Koyré, Karl Barth, and others remind us that Anselm was arguing not with infidels but with believers. Barth admits that the Saint at times seems to forget or deny that there are or can be any true infidels, and to talk as though his argument should convince anyone. Insofar as it does not convince, it follows--even, I think, from Barth's own exposition--that either the argument has been poorly understood, or the lack of conviction means retreat into the positivistic position, the denial that there is, strictly speaking, an idea of God or a cognitive meaning for 'God'. To dispel doubt on this score an element of faith is perhaps needed.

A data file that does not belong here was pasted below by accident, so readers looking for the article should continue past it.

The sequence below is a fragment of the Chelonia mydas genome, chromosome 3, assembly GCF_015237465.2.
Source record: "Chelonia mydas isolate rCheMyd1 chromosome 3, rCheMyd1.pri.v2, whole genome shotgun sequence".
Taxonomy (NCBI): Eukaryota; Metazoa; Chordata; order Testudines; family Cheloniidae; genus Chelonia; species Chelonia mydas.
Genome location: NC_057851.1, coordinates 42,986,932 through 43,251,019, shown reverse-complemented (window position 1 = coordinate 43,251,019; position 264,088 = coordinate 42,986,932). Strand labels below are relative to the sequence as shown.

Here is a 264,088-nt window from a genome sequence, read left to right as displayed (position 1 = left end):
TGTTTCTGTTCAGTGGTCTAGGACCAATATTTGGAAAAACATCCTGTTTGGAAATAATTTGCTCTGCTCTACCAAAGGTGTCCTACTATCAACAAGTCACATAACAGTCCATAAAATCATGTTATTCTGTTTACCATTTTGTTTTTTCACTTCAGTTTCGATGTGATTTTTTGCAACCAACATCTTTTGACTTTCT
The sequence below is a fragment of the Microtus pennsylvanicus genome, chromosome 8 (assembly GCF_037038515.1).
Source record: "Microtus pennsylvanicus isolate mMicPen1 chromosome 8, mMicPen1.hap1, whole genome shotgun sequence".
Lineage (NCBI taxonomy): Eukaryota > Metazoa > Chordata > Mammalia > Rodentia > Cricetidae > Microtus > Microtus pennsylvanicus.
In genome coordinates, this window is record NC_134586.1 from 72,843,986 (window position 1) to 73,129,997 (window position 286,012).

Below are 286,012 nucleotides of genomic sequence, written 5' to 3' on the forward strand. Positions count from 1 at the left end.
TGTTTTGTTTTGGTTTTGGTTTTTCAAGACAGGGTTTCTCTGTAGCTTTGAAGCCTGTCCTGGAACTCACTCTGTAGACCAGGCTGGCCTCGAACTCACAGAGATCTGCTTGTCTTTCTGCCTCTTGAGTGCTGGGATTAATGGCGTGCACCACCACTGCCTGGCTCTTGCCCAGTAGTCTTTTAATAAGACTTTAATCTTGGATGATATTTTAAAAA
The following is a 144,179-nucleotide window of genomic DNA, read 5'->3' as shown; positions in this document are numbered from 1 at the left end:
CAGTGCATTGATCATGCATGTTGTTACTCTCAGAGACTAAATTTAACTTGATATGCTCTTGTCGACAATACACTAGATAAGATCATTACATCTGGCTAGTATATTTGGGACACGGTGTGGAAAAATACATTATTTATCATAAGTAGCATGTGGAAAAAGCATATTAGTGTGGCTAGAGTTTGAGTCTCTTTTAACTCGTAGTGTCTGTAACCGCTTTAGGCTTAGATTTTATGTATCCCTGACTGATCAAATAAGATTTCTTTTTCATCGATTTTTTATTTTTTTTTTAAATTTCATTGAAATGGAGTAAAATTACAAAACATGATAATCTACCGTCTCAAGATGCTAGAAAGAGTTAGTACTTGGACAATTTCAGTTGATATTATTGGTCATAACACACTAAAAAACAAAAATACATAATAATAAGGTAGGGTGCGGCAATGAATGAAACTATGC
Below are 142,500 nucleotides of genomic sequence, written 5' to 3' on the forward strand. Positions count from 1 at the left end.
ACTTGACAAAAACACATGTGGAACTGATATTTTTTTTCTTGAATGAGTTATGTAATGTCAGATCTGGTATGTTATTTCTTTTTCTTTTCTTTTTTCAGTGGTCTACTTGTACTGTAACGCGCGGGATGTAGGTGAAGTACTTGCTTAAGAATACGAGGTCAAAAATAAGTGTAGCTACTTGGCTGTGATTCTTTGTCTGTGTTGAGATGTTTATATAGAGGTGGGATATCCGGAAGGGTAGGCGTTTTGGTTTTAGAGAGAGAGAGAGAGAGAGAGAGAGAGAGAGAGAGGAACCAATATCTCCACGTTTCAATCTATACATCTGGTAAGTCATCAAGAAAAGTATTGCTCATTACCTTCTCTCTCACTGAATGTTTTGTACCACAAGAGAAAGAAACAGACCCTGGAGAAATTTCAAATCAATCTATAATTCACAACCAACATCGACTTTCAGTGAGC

Before Barth, Koyré had put into full relief the precise sense in which Anselm's argument appeals to faith, and is inconclusive against unbelievers.8 The atheist, the man who says that we can conceive God but cannot know that He exists, will be "silenced" by the argument, if he attends carefully to its structure. For--as Anselm discovered, to his lasting glory--to conceive divinity and know that we do so is logically equivalent to knowing that divinity or God exists. But, though the atheist as such is silenced, the unbeliever as such need not be. He has only to shift his ground to the positivistic position: "I do not know that I--or anyone--can conceive God (without falling into contradiction or nonsense)." The moment this happens, the theist must either himself lapse into silence or else enlarge his procedure; he must give some reason other than his faith for supposing that divinity is conceivable. Anselm's other theistic proofs (in the Monologium) can be used for this purpose, but none too cogently. Like his____________________